His pain of heart must have been harder. His very first son lived only two weeks. Three years later a precious little daughter died at birth. Two years after that, another child was born prematurely, and died. When his dear help-meet of only nine years contracted TB at age 40, he lost her, too, and lived a widower for the rest of his ministry—almost 15 years.
Just as difficult was his “cross-bearing.” The common people in Geneva treated him poorly. They named their dogs after him, composed songs to mock him. Calvin’s love for David’s Psalms may be explained by his David-like opposition—for Christ’s sake. Willingly he endured all these troubles. Before Calvin became Geneva’s pastor and Rev. Farel was thundering at him to stay, Calvin said: “If I had the choice, I would rather do anything than comply with your wishes in this matter. But when I remember that I am not my own, I offer my heart as a burnt sacrifice to the Lord.” When, after he had been banished from Geneva, the authorities changed their minds and asked him to return, he said, “I’d rather go to the executioner.” But he went anyway, because Calvin did not pastor where he would be most comfortable, but where he would be most useful.
To describe (or think of) Calvin as a scholar, theologian, church reformer, disciplinarian (in the good sense), liturgist, catechist, organizer of schools, hospital and orphanage builder, or anything else, without describing him first of all as a pastor of the church in Geneva, would be to do him great injustice. Calvin was all these, but to be accurate we must describe him as “The Pastor of Geneva.”
He was a sympathetic pastor, with a heart that yearned for the people’s good. Calvin longed to deliver the people from suffering. He suffered with them. Geneva’s poor, orphans, widows, and sick, found an advocate in Pastor Calvin. Under his influence the office of deacon was restored in the church. His heart was so full of charity, he wrote: “Do we want to show that there is reformation among us? We must begin at this point, that is, there must be pastors who bear purely the doctrine of salvation, and then deacons who have the care of the poor.” Calvin’s compassion made Geneva a refuge for those fleeing persecution. Others could not flee but were arrested. Calvin personally tried to gain their release and took time to write letters to them. He ministered to many in need, not only visiting face to face those from whom he could have contracted the plague, but giving from his own small stores to help orphans. Nothing could stop him from this God-given care: I am prepared “to pawn my head and feet, that it (money) will be found forthcoming here.”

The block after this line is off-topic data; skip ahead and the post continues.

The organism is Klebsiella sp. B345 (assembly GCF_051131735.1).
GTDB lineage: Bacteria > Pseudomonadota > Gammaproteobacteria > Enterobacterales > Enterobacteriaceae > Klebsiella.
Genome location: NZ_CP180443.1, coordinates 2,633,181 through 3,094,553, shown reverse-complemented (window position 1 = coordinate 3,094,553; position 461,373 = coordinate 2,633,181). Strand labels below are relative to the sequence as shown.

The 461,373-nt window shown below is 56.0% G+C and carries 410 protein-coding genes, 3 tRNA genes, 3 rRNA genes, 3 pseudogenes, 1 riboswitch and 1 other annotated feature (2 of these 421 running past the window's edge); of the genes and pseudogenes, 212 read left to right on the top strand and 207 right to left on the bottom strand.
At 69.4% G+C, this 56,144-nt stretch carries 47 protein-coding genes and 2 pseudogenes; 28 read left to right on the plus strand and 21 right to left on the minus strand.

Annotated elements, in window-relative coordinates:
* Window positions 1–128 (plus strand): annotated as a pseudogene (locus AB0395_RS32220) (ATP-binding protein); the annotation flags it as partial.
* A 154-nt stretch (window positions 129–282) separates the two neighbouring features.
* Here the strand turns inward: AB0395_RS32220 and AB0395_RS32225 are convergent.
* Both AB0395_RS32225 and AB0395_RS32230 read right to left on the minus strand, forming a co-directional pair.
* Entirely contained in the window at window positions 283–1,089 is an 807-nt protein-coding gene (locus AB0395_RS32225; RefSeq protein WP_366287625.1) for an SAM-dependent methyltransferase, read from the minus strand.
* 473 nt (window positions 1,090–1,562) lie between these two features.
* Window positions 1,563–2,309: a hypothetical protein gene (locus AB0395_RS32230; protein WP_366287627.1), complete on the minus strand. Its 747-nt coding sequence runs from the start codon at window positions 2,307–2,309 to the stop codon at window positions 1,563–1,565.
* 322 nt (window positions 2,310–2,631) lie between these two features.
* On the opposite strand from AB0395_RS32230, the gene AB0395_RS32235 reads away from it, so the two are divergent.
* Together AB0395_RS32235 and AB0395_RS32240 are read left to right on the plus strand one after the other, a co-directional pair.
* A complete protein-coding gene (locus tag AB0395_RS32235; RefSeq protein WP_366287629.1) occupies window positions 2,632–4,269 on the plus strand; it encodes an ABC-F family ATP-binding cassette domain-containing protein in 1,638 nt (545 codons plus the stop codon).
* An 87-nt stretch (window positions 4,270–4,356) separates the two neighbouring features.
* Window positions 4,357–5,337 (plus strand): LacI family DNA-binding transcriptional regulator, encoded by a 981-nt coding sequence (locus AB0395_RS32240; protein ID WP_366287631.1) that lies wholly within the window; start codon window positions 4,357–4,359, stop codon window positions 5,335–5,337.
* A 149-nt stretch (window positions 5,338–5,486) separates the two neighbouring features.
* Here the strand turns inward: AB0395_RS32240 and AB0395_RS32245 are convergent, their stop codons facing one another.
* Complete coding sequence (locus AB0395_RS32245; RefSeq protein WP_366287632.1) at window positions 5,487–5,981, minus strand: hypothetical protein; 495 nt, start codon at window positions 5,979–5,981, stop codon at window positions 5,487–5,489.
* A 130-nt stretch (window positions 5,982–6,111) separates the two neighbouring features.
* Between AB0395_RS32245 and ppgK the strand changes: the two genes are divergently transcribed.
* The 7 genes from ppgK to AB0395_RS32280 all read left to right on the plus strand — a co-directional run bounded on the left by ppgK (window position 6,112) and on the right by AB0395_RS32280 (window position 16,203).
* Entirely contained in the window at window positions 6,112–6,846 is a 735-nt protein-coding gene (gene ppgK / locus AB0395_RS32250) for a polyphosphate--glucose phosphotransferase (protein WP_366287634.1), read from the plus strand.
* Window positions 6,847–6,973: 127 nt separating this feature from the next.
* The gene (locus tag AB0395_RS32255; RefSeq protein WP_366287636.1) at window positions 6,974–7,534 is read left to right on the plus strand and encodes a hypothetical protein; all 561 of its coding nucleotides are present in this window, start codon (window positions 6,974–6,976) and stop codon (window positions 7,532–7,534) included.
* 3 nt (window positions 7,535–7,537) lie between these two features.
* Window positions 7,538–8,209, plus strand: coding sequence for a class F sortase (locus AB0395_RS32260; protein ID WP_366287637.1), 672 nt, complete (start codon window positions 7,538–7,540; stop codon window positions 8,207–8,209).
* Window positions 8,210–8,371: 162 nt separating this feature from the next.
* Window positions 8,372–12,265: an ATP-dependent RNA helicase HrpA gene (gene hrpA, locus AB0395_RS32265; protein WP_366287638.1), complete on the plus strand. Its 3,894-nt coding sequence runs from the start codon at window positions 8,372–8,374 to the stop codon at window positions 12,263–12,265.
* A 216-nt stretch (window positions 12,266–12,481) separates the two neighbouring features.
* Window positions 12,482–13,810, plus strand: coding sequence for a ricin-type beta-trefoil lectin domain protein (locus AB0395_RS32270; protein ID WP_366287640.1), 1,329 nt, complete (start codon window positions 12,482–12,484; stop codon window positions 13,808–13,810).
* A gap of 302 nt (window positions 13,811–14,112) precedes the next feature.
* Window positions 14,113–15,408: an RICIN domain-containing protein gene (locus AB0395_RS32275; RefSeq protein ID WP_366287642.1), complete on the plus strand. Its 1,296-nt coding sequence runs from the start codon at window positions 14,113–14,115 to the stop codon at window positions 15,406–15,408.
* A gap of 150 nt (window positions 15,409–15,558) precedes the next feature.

He was also a wise and balanced pastor. This man served with a rare wisdom. He refused to support radicals (the “200 percenters”) in the city, resisting his own colleagues at times. He gave good counsel to churches torn by strife, telling the people both that “some of you are impelled by a zeal not tempered by moderation,” and that they must be patient with their less-than-satisfactory pastor. Then, to the consistory: “It will be your duty to bring [the people] to reason with all meekness and humanity…(and) you know the rule which the Holy Spirit lays down…that each should yield and give up his right.” His wisdom even anticipated Article 11: “Sometimes, for the good of the congregation, ministers must go even if they are innocent.” His pastoral wisdom warned against judging a man’s salvation, called the people to seek the salvation even of their enemies, cautioned the “hyper-Calvinists” of his day (“We cannot yet distinguish the elect from the reprobate”), and kept him by the side of the heretic Servetus right up to his execution, if peradventure God might give repentance…(cf. II Tim. 2:25).
As good ministers today know, Calvin knew that the church would not last another generation if the children did not receive catechetical instruction, plus thorough parental Christian education. He saw the urgent need not only for training in the faith, but also for secular education from good teachers.
So he instituted catechism. After he was banished from Geneva, he would not return except under four conditions, one of which was catechism. He (and the consistory) demanded that parents send their children, beginning already at age 7, and that they be disciplined if they refused. He required the children to memorize answers, sing the Scriptures to commit it to memory, and attend classes until they made confession of their faith. And that qualified officebearers be the teachers.
With a pastor’s heart, he also drew up ordinances for Christian schools. Calvin understood that the church also had responsibility to promote the Christian education of the children. So Geneva established the Academy to train preachers, magistrates, lawyers, etc. Also a school for the children, beginning at age 7.
Children learned theology, but also the arts and sciences, because Calvin was convinced that the Reformation could grow and increase only through a study of the arts and sciences as well as that of theology. As to finances, the schools were to be well-funded, so that even the poor could attend. And, just as with catechism, parents were to be punished if they refused or neglected to send their children to the school. Very clearly, Calvin saw that, although the education of the children was the duty of the parents, both church and state had part in it.
Passionately this pastor was interested in the welfare of the lambs!
… to be continued.